"[The wicked] do not plead the cause, the cause of the orphan, that they may prosper; and they do not defend the rights of the poor. Shall I not punish these people?" declares the LORD. "On such a nation as this, shall I not avenge myself?"
"For, if you truly amend your ways and your deeds, if you truly practice justice between a man and his neighbor, if you do not oppress the alien, the orphan, and the widow, and do not shed innocent blood in this place, nor walk after other gods to your own ruin, then I will let you dwell in this place, in the land that I gave to your fathers forever and ever."
O house of David, thus says the LORD:
"Administer justice every morning; And deliver the person who has been robbed from the power of his oppressor…”
Do justice and righteousness, and deliver the one who has been robbed from the power of his oppressor. Also do not mistreat or do violence to the stranger, the orphan, or the widow; and do not shed innocent blood in this place.
"Did not your father eat and drink, and do justice and righteousness? Then it was well with him. He pled the cause of the afflicted and needy; then it was well. Is that not what it means to know Me?" declares the LORD.
"Leave your orphans; I will protect their lives. Your widows too can trust in me." [God speaking]
Thursday, October 4, 2007
Check it out:
Given the inordinate amount of time the Gospel writers devoted to the Crucifixion and the week leading up to it, and given the focus of the Apostles on “Christ crucified” rather than just His excellent ethical instructions, I must suggest that Dan puts perhaps too heavy an emphasis on Jesus’ teachings...
??!!! Isn't that great?!
Man, if that's the worst thing that anyone ever says about me, I'm doing pretty well.
Just thought I'd share that little tidbit.
Wednesday, October 3, 2007
Testimony from Jeremy Scahill, investigative reporter for The Nation magazine:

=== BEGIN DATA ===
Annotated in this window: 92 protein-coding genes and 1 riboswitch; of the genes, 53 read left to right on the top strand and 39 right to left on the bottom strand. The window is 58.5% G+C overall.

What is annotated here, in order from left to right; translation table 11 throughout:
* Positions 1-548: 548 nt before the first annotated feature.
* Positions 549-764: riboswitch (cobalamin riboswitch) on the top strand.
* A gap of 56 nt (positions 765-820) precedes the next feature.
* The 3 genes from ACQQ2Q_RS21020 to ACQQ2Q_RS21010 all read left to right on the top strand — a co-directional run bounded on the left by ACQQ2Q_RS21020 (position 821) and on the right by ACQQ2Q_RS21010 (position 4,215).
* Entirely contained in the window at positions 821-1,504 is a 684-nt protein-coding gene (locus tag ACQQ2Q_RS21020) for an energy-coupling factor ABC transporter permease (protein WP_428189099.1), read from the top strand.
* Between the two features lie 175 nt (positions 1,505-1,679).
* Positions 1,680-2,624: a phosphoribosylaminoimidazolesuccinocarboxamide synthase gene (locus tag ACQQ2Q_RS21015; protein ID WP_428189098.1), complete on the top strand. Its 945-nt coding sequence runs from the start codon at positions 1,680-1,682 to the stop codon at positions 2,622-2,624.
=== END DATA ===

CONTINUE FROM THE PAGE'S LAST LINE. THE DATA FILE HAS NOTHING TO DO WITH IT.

...The stakes are very high for the Bush administration because the company involved, Blackwater USA, is not just any company. It is the premiere firm protecting senior State Department officials in Iraq, including Ambassador Ryan Crocker. This company has been active in Iraq since the early days of the occupation when it was awarded an initial $27 million no-bid contract to guard Ambassador Paul Bremer. During its time in Iraq, Blackwater has regularly engaged in firefights and other deadly incidents. About 30 of its operatives have been killed in Iraq and these deaths are not included in the official American death toll.
While the company’s operatives are indeed soldiers of fortune, their salaries are paid through hundreds of millions of dollars in US taxpayer funds allocated to Blackwater. What they do in Iraq is done in the name of the American people and yet there has been no effective oversight of Blackwater’s activities and actions. And there has been absolutely no prosecution of its forces for any crimes committed against Iraqis. If indeed Iraqi civilians were killed by Blackwater USA last Sunday, as appears to be the case, culpability for these actions does not only lie with the individuals who committed the killings or with Blackwater as a company, but also with the entity that hired them and allowed them to operate heavily-armed inside Iraq–in this case, the US State Department.
All this talk has made me wonder: If many so-called conservatives don't trust the government, don't think the government can be trusted to do things correctly or cheaply, why, then do they express such confidence in the US military? Why not farm out all our soldiering to mercenary units such as this one?
Is the government incompetent and incapable of running social assistance programs or medical programs, why is a government military trustworthy and reliable - and not merely trustworthy and reliable, but the "best military in the world!"? Where is the consistency? How can a government be incompetent to run welfare, but capable of dispatching by far the most expensive, expansive military program in the history of the world?
[NOTE: It will be obvious to all who know me at all that I'm not advocating turning over military operations to mercenaries - God forbid! - nor am I necessarily advocating a nationalized healthplan nor welfare in general. I'm just wondering how anti-government types explain their reasoning.]
[OTHER NOTE: Write your representatives and demand an end to the use of mercenaries by our government and that mercenaries who behave badly be prosecuted. This undermines our national security, not to mention our already tarnished integrity.]